For the 2002 edition, played for the second time in New Zealand, eight teams participated, divided into two groups easily won by Australia and New Zealand. This set up their third consecutive final match. The Australian side won the semifinal against a brave Tahiti only after extra time. Soccer Australia was involved in financial problems: the non-existent financial contribution meant that the Australian players had to pay their own way to get to New Zealand, so Scott Chipperfield became the only one of Australia's large European contingent to answer the call and perform for his country in their time of need, resulting in a weak team for the tournament. So the final was won for the third time by the All Whites beating their historical rivals 1-0 in Auckland with a late Ryan Nelsen goal.
In the 2004 edition, which served also as the 2006 FIFA World Cup qualification and was played in Australia, six nations took part playing each other in a unique group, with the first two playing a final match in two legs. During the group stage Vanuatu surprisingly beat New Zealand 4-2, but lost all their remaining matches. This and a draw with Australia (2-2) allowed Solomon Islands to claim second place and a berth in the final match against Australia. In the final, the Solomon Islands were beaten 5-1 on their home ground Honiara and 6-0 in Sydney. Moreover, this was the first, and until today the only time that a coach, Frank Farina, has won the Oceania Nations Cup trophy twice. Two years later, managed by Dutchman Guus Hiddink and composed of many 2004 Oceania Nations Cup scorers such as Tim Cahill, Harry Kewell, Mark Bresciano, Brett Emerton, John Aloisi, Australia reached the Second Round of the 2006 FIFA World Cup in Germany. However, this was the fourth and last OFC title for Australia: in 2006 they decided to join AFC, changing considerably the Oceania football scene.
A New Era (2006-Today)
Australia joined the Asian Football Confederation on 1 January 2006, ceasing to be a member of OFC, leaving only New Zealand as big power in the OFC. The new edition of the tournament was played in 2008, without a host nation and with four teams playing each other at home and away in one group. The tournament also served as part of the OFC's qualifying competition for the 2010 FIFA World Cup. The 2007 South Pacific Games, won by New Caledonia, served as qualifying round for three teams and New Zealand qualified automatically. New Zealand emerged easily as winners for the fourth time ahead of New Caledonia winning five matches on six. Surprisingly, Fiji won the last match against New Zealand in Lautoka (Fiji) for 2-0 with two goals of Roy Krishna. The topscorer Shane Smeltz (New Zealand) scored eight goals: four against the runners up New Caledonia beaten 3-1 away and 3-0 at home.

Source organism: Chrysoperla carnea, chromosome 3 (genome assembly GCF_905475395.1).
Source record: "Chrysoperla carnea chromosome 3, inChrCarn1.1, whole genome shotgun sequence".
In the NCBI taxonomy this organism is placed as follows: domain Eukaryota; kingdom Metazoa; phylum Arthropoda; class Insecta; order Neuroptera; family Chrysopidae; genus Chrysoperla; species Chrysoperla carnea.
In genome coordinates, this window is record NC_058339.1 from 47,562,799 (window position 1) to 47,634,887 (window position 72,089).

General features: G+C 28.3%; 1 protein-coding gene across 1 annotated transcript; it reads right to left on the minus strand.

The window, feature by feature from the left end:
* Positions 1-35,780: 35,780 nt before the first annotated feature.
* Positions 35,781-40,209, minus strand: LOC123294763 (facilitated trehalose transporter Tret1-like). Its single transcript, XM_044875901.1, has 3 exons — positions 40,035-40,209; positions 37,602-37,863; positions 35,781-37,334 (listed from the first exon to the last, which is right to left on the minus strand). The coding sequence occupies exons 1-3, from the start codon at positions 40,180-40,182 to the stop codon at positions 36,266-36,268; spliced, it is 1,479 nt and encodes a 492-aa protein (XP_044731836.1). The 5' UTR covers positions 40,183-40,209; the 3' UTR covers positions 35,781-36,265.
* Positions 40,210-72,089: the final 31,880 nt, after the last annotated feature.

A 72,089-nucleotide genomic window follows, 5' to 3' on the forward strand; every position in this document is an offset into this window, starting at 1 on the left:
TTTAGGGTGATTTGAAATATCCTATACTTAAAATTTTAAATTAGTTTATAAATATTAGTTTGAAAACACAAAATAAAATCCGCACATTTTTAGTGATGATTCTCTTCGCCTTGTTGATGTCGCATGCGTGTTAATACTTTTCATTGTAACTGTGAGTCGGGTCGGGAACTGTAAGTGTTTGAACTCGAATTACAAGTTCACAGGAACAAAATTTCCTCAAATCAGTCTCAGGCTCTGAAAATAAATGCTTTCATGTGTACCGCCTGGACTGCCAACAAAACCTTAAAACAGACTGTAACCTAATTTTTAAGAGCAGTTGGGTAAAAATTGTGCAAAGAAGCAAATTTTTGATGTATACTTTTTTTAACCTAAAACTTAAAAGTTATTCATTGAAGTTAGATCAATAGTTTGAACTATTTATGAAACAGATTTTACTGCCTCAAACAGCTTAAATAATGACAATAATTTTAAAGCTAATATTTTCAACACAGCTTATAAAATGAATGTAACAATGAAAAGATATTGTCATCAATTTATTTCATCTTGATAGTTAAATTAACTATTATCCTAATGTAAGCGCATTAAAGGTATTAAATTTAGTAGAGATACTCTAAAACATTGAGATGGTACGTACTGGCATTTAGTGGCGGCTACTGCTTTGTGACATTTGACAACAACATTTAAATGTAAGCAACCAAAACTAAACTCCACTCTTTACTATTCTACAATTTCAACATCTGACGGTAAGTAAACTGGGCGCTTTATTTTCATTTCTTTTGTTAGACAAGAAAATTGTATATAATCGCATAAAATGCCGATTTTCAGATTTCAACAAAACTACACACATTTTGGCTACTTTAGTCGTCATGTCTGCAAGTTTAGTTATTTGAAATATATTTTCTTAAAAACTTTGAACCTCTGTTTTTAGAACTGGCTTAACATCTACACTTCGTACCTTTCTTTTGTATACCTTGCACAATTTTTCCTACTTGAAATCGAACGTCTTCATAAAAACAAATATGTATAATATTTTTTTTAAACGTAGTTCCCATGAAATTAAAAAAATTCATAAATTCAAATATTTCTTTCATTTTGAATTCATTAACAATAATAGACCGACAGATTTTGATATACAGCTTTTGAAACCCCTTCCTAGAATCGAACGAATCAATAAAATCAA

A proposal to revive the OFC Nations Cup for 2012, which involved the All Whites and five of the Pacific Island nations, was deferred to 2015.
The first two editions were played without any qualifying round. For the successive three tournaments, Australia and New Zealand were seeded into the tournament automatically, while the remaining ten nations played to qualify. The Polynesian and Melanesian Cups, each played between five nations grouped on a geographical basis, served as qualifications via a round-robin tournament, with the highest ranked two teams in each competition qualifying for the actual OFC Nations Cup.
With the postponement and then cancellation of the Melanesian Cup, and a similar fate befalling its Polynesian equivalent, the format of the tournament changed in 2002. FIFA rankings determined the seedings of all twelve teams, and the lower six teams played a group stage for two qualifier positions into the main tournament. The 2002 Cup tournament proper was played with two groups of four teams (again in round-robin style), which led into a 4-way knockout stage, playing for the top four positions.
In 2004, the format changed once again, returning to a format similar to that of the 1996-2000 tournaments, with five teams each playing in two qualifying groups and Australia and New Zealand seeded to the actual tournament, played as a group stage of six, with a home and away Final played between the two highest-placed teams. This tournament doubled also as qualifying round for the 2006 FIFA World Cup.
For the 2008 tournament, the format altered again. The 2007 South Pacific Games football tournament served as a qualification tournament, with the gold, silver and bronze winning nations progressing to the main, round-robin format, tournament, for which New Zealand qualified automatically. New Zealand emerged as winners of the 2008 OFC Nations Cup, ahead of New Caledonia, and thus qualified for the 2009 FIFA Confederations Cup and a playoff with the fifth placed team from the AFC for a place in the 2010 FIFA World Cup.